4. Lastly, an instance for data acquisition (EWFAcquire tools on an Ubuntu machine) was deployed to finally allow the data to be retrieved and then transferred to the local machines within the company.

The lessons to be learned from this feedback on data stored in the Cloud are:

  • nowadays, there are no simple tools available to dump hard disks from cloud systems (or at least not publically available from Amazon),
  • performing a data dump from a Cloud to local machines is not free of charge, because the I/O flow has indeed a price. Here for 6.6TB of retrieved data, it cost approximately 500€. Another solution could also have been to perform Forensics directly in the Amazon Cloud by deploying a server to do the acquisitions and analysis, yet again this would not have been free of charge, and it was not complaint with the initial customer’s requirement (recovering the data locally).


[Forensics] The story of Greendale
Thomas Chopitea, DFIR Google Security engineer, @tomchop_

This talk exposes a fictional scenario in which a university is victim of a phishing attack that has potentially infected students within the university. This scenario gives the opportunity to introduce various OpenSource tools developed by Google to perform a Forensics analysis.

  • The first tool is "GRR", a Forensics Agent deployed remotely, allowing data (files or artefacts) to be collected on targeted machines,
  • Plaso (formerly Log2time), used to recursively parse an entire file system to produce a timeline,
  • Timesketch (which can be seen as a "grep" frontend), to get a visualization of the incident timeline.
  • DfTimewolf, which is the tool that links GRR/Plaso/Timesketch together,
  • The last tool introduced is Turbinia, which allows you to deploy, manage and execute Forensics analysis tools in the cloud.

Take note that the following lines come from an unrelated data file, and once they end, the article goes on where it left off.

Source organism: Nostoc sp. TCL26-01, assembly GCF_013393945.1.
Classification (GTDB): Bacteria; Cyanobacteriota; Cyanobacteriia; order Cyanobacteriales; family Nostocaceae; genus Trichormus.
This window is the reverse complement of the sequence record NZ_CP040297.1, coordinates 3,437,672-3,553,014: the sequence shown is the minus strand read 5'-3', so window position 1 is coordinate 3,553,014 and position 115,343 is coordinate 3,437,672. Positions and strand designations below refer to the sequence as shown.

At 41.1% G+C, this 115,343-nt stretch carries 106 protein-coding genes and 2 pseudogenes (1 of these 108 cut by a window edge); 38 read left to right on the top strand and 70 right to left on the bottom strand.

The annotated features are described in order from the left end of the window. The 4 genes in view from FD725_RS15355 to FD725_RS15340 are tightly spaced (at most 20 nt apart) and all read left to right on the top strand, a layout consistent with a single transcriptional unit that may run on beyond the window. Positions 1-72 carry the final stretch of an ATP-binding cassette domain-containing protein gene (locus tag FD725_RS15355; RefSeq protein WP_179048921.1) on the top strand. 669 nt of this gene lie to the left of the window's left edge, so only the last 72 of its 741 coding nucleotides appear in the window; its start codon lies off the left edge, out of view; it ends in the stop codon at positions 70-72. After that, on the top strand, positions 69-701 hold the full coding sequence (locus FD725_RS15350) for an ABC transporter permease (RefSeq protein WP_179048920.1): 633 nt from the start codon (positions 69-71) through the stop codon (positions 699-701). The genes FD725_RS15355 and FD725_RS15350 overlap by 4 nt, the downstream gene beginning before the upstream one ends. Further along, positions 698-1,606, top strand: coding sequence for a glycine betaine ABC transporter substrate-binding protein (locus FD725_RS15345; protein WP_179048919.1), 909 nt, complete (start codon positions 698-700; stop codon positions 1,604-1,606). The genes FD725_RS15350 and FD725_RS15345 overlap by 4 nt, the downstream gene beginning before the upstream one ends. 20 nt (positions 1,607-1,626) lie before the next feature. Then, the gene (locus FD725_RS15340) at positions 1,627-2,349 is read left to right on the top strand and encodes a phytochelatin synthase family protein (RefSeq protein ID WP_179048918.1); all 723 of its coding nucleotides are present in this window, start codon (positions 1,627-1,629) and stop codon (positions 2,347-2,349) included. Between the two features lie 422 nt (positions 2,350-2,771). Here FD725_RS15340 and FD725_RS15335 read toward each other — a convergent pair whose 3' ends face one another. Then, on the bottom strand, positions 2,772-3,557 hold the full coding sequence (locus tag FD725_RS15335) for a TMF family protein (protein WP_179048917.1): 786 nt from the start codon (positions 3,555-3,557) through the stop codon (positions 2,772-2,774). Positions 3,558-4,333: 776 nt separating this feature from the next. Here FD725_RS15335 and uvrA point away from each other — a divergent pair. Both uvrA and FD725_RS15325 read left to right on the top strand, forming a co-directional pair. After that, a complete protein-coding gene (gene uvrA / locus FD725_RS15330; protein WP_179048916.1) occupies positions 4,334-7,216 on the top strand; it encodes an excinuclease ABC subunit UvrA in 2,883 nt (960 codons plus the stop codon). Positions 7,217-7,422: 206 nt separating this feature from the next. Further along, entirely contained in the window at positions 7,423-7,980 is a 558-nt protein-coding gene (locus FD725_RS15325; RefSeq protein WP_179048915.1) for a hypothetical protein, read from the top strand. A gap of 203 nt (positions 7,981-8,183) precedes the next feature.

[Forensics] Digital investigations on Active Directory using replication metadata
Léonard Savina, ANSSI Security researcher, @ldap389

Presentation of the ADTimeline tool developed by ANSSI, allowing a Forensics analysis which relies on the information contained in the AD replication metadata. These metadata contain information such as its name, date of last modification, version... The developed tool allows you to select a directory to consider, generates its timeline by sorting the metadata in chronological order, and produces an output file in .csv format. The use of this tool can be done both in "online" or "offline" mode.



[Feedbacks] iOS investigation feedbacks
Paul Rascagnères, Security researcher at Cisco Talos, @r00tbsd

This last presentation summarized the different challenges faced by analysts during Forensics investigations on an iOS system. iOS is a very secure Unix system, made up of different layers without any direct access to the root filesystem. Everything is sandboxed, so that applications cannot read content from others. And the root of an iOS system is in read-only. During this presentation, we learnt that it is, in most cases, necessary to have jailbreaked an iOS system before being able to perform a memory dump of the system and therefore to start an investigation. However, there is an alternative called "Frida" which allows an analysis on a non-jailbreaked system. But this can be done only if the application has been previously installed on the concerned iOS system (which is not necessarily the case). If the iOS version is recent and therefore does not allow a jailbreak, the system is then "frozen" and the investigation is postponed until a new jailbreak is released for this specific version. The main tools used to investigate an iOS system are "IDA Pro" or "Hopper" to perform code analysis, and "Burp" for network analysis.